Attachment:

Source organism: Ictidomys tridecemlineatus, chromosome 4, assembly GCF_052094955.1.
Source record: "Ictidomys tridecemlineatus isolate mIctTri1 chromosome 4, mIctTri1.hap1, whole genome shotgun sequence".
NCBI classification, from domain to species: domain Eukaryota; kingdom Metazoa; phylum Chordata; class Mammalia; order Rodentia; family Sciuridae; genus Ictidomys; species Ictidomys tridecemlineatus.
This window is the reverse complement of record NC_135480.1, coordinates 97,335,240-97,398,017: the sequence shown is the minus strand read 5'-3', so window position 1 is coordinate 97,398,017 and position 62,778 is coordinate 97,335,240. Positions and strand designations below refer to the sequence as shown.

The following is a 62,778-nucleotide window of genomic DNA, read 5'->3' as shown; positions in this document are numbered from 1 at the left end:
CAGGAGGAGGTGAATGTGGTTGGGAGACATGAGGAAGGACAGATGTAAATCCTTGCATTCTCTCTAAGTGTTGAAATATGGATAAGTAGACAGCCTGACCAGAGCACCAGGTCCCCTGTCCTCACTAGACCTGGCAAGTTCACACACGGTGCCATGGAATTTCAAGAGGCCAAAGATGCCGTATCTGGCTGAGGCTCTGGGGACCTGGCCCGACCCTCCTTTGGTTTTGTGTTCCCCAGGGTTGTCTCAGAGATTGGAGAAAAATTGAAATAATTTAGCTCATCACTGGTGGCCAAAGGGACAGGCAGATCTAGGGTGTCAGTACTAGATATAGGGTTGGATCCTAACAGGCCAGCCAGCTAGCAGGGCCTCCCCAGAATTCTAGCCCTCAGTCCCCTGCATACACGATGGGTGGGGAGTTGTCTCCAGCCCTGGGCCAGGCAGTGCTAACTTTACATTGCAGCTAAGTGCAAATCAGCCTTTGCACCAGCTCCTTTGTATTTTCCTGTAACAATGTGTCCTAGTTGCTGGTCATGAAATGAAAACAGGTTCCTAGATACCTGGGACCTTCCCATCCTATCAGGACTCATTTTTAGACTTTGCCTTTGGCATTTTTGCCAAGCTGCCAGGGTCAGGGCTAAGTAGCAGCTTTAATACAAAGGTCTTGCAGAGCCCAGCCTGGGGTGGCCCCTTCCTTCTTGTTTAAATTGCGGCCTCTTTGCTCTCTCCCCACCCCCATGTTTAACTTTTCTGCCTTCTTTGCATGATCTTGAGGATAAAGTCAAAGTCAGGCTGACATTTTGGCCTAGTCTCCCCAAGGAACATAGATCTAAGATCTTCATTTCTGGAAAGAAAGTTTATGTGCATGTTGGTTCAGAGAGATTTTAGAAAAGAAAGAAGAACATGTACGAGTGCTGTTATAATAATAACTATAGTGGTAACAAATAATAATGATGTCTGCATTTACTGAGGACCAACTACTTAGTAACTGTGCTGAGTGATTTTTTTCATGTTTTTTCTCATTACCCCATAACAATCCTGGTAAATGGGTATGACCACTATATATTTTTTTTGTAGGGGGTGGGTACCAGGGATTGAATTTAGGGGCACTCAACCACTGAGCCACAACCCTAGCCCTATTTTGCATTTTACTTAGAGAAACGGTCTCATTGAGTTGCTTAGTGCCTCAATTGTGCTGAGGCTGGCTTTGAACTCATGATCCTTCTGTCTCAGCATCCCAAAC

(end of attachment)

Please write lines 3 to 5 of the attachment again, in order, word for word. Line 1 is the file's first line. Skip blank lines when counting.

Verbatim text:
NCBI classification, from domain to species: domain Eukaryota; kingdom Metazoa; phylum Chordata; class Mammalia; order Rodentia; family Sciuridae; genus Ictidomys; species Ictidomys tridecemlineatus.
This window is the reverse complement of record NC_135480.1, coordinates 97,335,240-97,398,017: the sequence shown is the minus strand read 5'-3', so window position 1 is coordinate 97,398,017 and position 62,778 is coordinate 97,335,240. Positions and strand designations below refer to the sequence as shown.

The following is a 62,778-nucleotide window of genomic DNA, read 5'->3' as shown; positions in this document are numbered from 1 at the left end: